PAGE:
Friar Basketball

Mid-year Big East Awards

Powell and Howard

With non-conference play in the rearview, a look at how the Big East awards are shaping up…

Big East Player of the Year: 2018-19 has been a big year for the little guys in the Big East.

Seton Hall may be the most pleasant surprise in the conference, and Myles Powell is the biggest reason why. The Hall scored wins over Miami, Kentucky, Rutgers, and Maryland, and Powell has been scoring at an unbelievable clip — 40 vs. Grand Canyon, 28 against Kentucky, 28 against Rutgers, and 27 on the road at Maryland. And he’s scoring efficiently.

Powell’s 23.1 points per game are good for second in the league, he’s also second in steals (2.0), third in free throw percentage (.867), and he’s making almost 3.5 three pointers a night while shooting nearly 48% from the field.

It’s not just the numbers that Powell is putting up, but the moments he’s created — he willed the Hall over Kentucky with dagger after dagger.

For as great as Powell has been, he would currently be second if I were given a Big East Player of the Year vote. That honor goes to Markus Howard of Marquette, who put himself over the top following a 40 point second half in last week’s win over #14 Buffalo. Howard finished that game with 45 points, his second 45 point effort in December after he also did so on Dec. 1 versus then #12 Kansas State.

Howard scored the go-ahead basket in an overtime win against Louisville in November. His scoring output over the last five games looks like this: 45-21-27-26-45. He’s averaging over 25-4-4 on what is currently the best team in the Big East.

It hasn’t always been pretty for Howard, who shot 6-23 in a 77-68 loss to Kansas and went just 7-29 in a victory over rival Wisconsin.

The sub-six foot Howard leads the league in scoring (25.0), free throw percentage (.908), 3-pointers made (3.58 per game), and is sixth in assists (4.5).

St. John’s point guard Shamorie Ponds has seen his shooting percentages spike in his junior year. A 42% shooter from the field who made only 25% from beyond the arc last season, Ponds has cut his shot attempts from 17 to 12 this season. As a result, he’s shooting almost 53% from the field, 38% from 3, and his assist numbers have jumped from 4.7 to 6.0.

Ponds is fourth in the league in scoring (19.7), first in assists, second in free throw percentage (.875), first in steals (2.5), and tops in assist to turnover ratio. After flirting with the NBA Draft last spring, Ponds has come back a more efficient scorer who has cut down on his turnovers.

From a Providence perspective, Alpha Diallo isn’t in the Player of the Year running, but could crack 1st Team All Big East if he continues to produce at his current clip. His 17. 4 points per game are good for sixth in the league, and he’s leading the Big East in rebounding (8.5) and stands 12th in assists.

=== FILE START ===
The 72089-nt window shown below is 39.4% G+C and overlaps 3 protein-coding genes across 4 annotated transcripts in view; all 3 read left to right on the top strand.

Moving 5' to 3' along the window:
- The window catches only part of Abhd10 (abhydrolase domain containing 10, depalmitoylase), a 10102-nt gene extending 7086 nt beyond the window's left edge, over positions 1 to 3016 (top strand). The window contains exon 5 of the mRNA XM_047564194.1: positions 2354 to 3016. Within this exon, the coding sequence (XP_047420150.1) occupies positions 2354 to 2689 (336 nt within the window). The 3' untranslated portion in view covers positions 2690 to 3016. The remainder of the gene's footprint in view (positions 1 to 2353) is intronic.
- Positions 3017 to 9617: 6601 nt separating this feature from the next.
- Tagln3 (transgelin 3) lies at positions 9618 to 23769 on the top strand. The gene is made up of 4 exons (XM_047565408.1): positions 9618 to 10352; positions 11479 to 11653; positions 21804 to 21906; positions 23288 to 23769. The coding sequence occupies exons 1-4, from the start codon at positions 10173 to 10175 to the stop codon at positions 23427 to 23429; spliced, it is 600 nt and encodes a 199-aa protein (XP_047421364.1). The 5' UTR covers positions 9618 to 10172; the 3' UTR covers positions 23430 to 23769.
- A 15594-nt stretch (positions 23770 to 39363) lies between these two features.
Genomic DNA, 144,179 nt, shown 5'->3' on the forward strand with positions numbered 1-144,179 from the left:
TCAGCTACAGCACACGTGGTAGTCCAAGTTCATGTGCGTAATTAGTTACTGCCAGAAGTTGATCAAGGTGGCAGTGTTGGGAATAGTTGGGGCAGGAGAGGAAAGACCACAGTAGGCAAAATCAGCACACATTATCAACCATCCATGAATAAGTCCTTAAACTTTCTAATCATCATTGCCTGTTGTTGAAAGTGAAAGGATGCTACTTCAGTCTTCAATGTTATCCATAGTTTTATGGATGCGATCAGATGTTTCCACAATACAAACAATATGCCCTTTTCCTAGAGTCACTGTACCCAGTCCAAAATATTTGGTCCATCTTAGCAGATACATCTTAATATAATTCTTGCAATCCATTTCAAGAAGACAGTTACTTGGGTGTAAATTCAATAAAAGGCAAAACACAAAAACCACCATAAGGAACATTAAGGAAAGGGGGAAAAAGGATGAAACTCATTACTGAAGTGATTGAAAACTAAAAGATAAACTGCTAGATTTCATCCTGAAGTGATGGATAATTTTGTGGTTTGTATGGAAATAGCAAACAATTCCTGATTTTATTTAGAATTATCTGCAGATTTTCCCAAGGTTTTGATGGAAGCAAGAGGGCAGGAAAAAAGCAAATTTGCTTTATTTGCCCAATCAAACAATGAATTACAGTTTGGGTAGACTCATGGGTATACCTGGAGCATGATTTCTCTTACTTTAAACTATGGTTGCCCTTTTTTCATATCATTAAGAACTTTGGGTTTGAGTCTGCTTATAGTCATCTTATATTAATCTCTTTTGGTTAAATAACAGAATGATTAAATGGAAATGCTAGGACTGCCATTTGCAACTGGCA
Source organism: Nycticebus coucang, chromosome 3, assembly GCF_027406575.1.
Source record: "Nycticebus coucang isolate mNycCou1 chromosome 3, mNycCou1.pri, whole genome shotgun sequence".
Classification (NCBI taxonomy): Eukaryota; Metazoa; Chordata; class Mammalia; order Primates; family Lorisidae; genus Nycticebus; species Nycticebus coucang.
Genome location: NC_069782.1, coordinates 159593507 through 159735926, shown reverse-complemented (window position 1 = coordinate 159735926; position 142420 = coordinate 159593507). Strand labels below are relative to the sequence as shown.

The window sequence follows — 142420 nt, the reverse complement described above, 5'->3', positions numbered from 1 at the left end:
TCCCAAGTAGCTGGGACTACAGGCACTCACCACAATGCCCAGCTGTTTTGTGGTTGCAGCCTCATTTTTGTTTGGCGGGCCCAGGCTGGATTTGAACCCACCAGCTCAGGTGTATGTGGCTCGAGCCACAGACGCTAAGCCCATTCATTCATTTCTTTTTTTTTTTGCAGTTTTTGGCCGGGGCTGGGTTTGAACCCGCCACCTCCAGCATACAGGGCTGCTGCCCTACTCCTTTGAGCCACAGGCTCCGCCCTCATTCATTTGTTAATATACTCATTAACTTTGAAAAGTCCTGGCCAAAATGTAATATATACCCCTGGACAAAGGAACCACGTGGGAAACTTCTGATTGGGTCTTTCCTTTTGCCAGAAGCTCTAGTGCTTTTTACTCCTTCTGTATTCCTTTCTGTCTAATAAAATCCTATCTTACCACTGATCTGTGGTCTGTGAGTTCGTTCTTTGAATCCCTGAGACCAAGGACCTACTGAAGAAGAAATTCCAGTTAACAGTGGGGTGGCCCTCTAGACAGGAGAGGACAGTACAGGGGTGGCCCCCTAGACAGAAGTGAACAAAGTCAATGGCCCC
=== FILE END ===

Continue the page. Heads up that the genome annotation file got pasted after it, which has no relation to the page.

Most Improved Player: Creighton’s Ty-Shon Alexander is running away with this one. The sophomore averaged 5.5 points per game as a freshman, but is putting up over 17 a night (7th in the Big East). He’s making 3.4 three pointers a night and knocking 3s in at a near 45% clip.

Standout efforts include 36 points in a win over Clemson (7-12 from 3, 11-11 at the free throw line), and 27 against then #1 Gonzaga.

The most improved Friar of 2018-19 has to be Maliek White. The junior guard is shooting 40% from 3-point range and has nearly doubled his scoring average. He’s sporting a healthy 36:11 assist to turnover mark, and after not cracking double figures in scoring in November he’s gone for 10-8-18-16-9 in his last five games. Since freshman scorer AJ Reeves went down with a foot injury White is averaging 14.3 points per game.

Newcomer of the Year: If we’re including all newcomers, not just freshmen, then St. John’s LJ Figueroa has been the most productive rookie in the league. He’s averaging over 15 points per game, 7.0 rebounds, and shooting nearly 56% from the field and 44% from 3.

As for the freshmen, PC’s AJ Reeves had the greatest impact prior to his injury. Reeves won Big East Freshman of the Week in three of the season’s first four weeks. He’s averaging over 14 points per game, while shooting 50% from the field overall and 45% from long range. He’s already made 24 3-pointers, including 7-9 in a 29 point debut against Siena, and 4-9 with a game-tying 3 in the closing seconds of an overtime win versus Boston College. Reeves has made a 3-pointer in all but one of the games he has played in and already has three games of 20+ points.

Georgetown freshman point guard James Akinjo has had the ball in his hands from day one. He’s averaging over 14 points per game (40% from the field and 35% from 3) while dishing out 4.7 assists per game. Reeves gets the nod over Akinjo, as the Hoya point guard is averaging nearly four turnovers a game and his effective field goal percentage (47%) and PER (14.0) are well behind those of Reeves (62% eFG% and 20.0 PER).

Quietly, Creighton point guard Marcus Zegarowski has put up terrific numbers for the Blue Jays: 10.4 points, 3.7 rebounds, 2.7 assists in just 21 minutes per game. The Massachusetts native and Tilton School graduate is shooting 51% from 3, 52% from the field, and has a higher eFG% (66%) and PER (21.4) than Reeves. He’s scored 45 points in Creighton’s last three games.

Marquette’s Joey Hauser will be in this race until the end. The 6’9 freshman is playing over 27 minutes a night, averaging over 9 points and shooting .429 from 3.

Reeves’ foot injury will cost him 4-6 weeks, and potentially a shot Rookie of the Year.

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